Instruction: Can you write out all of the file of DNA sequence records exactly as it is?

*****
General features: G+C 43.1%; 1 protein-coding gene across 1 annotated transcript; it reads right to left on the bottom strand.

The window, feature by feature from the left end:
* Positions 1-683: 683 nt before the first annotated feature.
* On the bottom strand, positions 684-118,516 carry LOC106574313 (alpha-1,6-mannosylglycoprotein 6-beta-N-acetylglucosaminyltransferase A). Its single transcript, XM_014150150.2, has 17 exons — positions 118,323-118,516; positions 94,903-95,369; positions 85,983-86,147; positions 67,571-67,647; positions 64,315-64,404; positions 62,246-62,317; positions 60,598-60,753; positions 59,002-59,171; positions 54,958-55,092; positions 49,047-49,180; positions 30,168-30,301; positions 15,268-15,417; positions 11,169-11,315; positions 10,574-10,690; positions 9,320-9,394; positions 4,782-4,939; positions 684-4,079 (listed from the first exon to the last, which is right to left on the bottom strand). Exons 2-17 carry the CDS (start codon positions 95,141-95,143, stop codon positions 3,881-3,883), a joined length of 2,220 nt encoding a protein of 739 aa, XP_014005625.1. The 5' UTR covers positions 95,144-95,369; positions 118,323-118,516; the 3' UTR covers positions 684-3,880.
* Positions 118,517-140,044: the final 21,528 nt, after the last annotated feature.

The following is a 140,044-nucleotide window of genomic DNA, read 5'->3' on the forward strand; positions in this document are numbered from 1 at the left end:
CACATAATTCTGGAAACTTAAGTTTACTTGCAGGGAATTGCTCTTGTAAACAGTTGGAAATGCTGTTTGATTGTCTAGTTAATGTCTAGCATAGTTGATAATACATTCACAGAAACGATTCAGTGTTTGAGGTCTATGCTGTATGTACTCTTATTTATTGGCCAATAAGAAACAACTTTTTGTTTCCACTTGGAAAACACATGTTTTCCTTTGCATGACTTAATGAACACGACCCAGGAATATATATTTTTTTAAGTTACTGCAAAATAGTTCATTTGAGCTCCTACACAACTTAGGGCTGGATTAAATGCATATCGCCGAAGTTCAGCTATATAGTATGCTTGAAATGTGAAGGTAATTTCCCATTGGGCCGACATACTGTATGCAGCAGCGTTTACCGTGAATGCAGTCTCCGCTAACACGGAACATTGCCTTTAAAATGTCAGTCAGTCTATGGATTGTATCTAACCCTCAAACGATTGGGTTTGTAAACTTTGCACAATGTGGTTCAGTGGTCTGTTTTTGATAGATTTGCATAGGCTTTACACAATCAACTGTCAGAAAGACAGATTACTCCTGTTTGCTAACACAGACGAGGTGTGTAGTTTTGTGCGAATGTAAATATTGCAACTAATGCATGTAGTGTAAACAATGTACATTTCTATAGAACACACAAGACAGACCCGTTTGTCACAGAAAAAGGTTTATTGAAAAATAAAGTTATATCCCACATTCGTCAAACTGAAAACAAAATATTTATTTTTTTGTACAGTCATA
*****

General features: G+C 43.1%; 1 protein-coding gene across 1 annotated transcript; it reads right to left on the bottom strand.

The window, feature by feature from the left end:
* Positions 1-683: 683 nt before the first annotated feature.
* On the bottom strand, positions 684-118,516 carry LOC106574313 (alpha-1,6-mannosylglycoprotein 6-beta-N-acetylglucosaminyltransferase A). Its single transcript, XM_014150150.2, has 17 exons — positions 118,323-118,516; positions 94,903-95,369; positions 85,983-86,147; positions 67,571-67,647; positions 64,315-64,404; positions 62,246-62,317; positions 60,598-60,753; positions 59,002-59,171; positions 54,958-55,092; positions 49,047-49,180; positions 30,168-30,301; positions 15,268-15,417; positions 11,169-11,315; positions 10,574-10,690; positions 9,320-9,394; positions 4,782-4,939; positions 684-4,079 (listed from the first exon to the last, which is right to left on the bottom strand). Exons 2-17 carry the CDS (start codon positions 95,141-95,143, stop codon positions 3,881-3,883), a joined length of 2,220 nt encoding a protein of 739 aa, XP_014005625.1. The 5' UTR covers positions 95,144-95,369; positions 118,323-118,516; the 3' UTR covers positions 684-3,880.
* Positions 118,517-140,044: the final 21,528 nt, after the last annotated feature.

The following is a 140,044-nucleotide window of genomic DNA, read 5'->3' on the forward strand; positions in this document are numbered from 1 at the left end:
CACATAATTCTGGAAACTTAAGTTTACTTGCAGGGAATTGCTCTTGTAAACAGTTGGAAATGCTGTTTGATTGTCTAGTTAATGTCTAGCATAGTTGATAATACATTCACAGAAACGATTCAGTGTTTGAGGTCTATGCTGTATGTACTCTTATTTATTGGCCAATAAGAAACAACTTTTTGTTTCCACTTGGAAAACACATGTTTTCCTTTGCATGACTTAATGAACACGACCCAGGAATATATATTTTTTTAAGTTACTGCAAAATAGTTCATTTGAGCTCCTACACAACTTAGGGCTGGATTAAATGCATATCGCCGAAGTTCAGCTATATAGTATGCTTGAAATGTGAAGGTAATTTCCCATTGGGCCGACATACTGTATGCAGCAGCGTTTACCGTGAATGCAGTCTCCGCTAACACGGAACATTGCCTTTAAAATGTCAGTCAGTCTATGGATTGTATCTAACCCTCAAACGATTGGGTTTGTAAACTTTGCACAATGTGGTTCAGTGGTCTGTTTTTGATAGATTTGCATAGGCTTTACACAATCAACTGTCAGAAAGACAGATTACTCCTGTTTGCTAACACAGACGAGGTGTGTAGTTTTGTGCGAATGTAAATATTGCAACTAATGCATGTAGTGTAAACAATGTACATTTCTATAGAACACACAAGACAGACCCGTTTGTCACAGAAAAAGGTTTATTGAAAAATAAAGTTATATCCCACATTCGTCAAACTGAAAACAAAATATTTATTTTTTTGTACAGTCATA